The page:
The chairman of French carmaker Renault said on Tuesday he expects its South Korean Samsung Motors joint venture to turn a profit by 2004 and to reach full factory output soon thereafter.
“We aim to record a profit by the year 2004,” Louis Schweitzer told a news conference at Samsung’s plant in the southern city in Pusan.
“We can reach the break-even point with production of 150,000 units a year,” Schweitzer said.
He said the company would invest in sales, marketing and production development in the years leading up to 2004.
Renault took a 70 percent stake in Samsung in late April, breathing new life into the ailing automaker, South Korea’s smallest and youngest.
Samsung said at the time that Renault, the first foreign carmaker to take control of a Korean producer, planned to invest $300 million to expand the operations over a period of five years.
“We believe we will be able to utilise Samsung’s full capacity of 240,000 units in around 2005,” he said. “About half of the production would be exported.”
Renault’s top executive gave no details of where the exports would go but said about half of the French carmaker’s exports to Asia would eventually come from Renault Samsung.
Samsung, which produces one model, a sedan based on a design from Japan’s Nissan, reported sales of just 3,172 vehicles in the first quarter of this year.
Renault takes over production of Samsung’s SM5 mid-sized sedans formally early next month.
Schweitzer repeated an earlier goal for Renault-Samsung of annual sales of 500,000 vehicles, but again gave no details of how or when this would happen.
He said a key immediate aim would be to keep parts for the joint venture sourced locally.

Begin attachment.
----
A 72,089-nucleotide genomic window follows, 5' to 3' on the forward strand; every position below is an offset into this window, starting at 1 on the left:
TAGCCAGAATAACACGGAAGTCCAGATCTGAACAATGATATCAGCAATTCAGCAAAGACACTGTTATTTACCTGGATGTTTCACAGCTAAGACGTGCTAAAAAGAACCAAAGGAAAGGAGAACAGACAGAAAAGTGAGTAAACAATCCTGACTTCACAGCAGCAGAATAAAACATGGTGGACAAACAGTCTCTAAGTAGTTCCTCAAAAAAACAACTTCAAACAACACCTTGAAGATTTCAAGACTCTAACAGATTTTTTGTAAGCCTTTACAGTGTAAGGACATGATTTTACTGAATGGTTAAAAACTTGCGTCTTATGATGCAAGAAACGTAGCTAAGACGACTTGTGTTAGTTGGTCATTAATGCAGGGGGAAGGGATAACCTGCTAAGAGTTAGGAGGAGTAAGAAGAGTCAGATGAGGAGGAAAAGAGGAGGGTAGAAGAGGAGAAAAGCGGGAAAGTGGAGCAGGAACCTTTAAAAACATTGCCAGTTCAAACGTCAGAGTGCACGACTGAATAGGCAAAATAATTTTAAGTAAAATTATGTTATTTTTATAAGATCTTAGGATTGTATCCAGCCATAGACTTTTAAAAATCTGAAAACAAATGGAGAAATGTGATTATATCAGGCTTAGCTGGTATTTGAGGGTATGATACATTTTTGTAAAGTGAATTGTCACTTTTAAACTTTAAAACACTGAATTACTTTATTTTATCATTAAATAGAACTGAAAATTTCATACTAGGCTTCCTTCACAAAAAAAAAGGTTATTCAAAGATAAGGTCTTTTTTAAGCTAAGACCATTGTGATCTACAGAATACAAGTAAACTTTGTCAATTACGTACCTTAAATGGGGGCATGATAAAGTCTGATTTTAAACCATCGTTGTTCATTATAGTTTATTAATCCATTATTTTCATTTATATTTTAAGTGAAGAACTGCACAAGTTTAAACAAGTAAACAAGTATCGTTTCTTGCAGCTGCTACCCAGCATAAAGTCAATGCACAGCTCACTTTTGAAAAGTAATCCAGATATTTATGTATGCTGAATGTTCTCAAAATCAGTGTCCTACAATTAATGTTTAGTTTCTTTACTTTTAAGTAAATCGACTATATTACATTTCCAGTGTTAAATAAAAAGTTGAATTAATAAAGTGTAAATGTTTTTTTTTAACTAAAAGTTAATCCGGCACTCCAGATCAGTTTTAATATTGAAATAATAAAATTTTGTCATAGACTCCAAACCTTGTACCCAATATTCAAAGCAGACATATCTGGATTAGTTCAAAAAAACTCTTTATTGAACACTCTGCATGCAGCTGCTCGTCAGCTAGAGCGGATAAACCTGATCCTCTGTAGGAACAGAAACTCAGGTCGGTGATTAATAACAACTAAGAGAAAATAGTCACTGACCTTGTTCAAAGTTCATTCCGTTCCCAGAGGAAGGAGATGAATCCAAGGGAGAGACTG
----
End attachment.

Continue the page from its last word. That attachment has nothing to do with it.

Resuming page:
“We can succeed only when Korean contents are very high,” the chairman said. “To be competitive, we will maintain very high levels of integration.”
He said Renault was interested in developing relations with local parts suppliers, but would not directly invest in them.
“The best way to support (local) part suppliers is to establish good relations over volume, quality and fair price…through long-term contracts rather than directly investing in them,” Schweitzer said.
He said Renault planned to revive Samsung Motors’ technology and development centre.
“The number of personnel in Samsung’s technological centre has been reduced to only 170 now. We plan to increase that number to 1,000,” Schweitzer said, without giving a timeframe.
The research and development activities (R&D) would be operated in the framework of Renault’s or Nissan’s R&D operations, or a mixture of them, Schweitzer said.
Renault became Nissan’s largest shareholder last year after it bought a 37 percent stake.
Schweitzer said Renault had no plans to sell Renault-brand cars in Korea in the near future because Korea’s market for imported cars was too small.
Only 2,401 foreign car were sold in South Korea last year, just 0.26 percent of a market of over 900,000 vehicles.
Renault’s international acquisitions have bolstered its target for output this year to more than 2.5 million vehicles and some four million by 2010, a Renault executive said in May.
Samsung Motors shut the doors on its ultra-modern auto plant in Pusan late in 1998, at the height of the Asian financial crisis. It reopened late last year to resume production of at about 10 percent its annual 240,000-vehicle capacity.
Renault’s partners in the Renault-Samsung auto venture include Samsung Capital and Samsung Card, financial units of the Samsung Group, which hold a combined 19.9 percent.
Samsung Motors’ creditors led by Hanvit Bank took the other 10 percent via a 44 billion won ($39.53 million) debt-to-equity swap.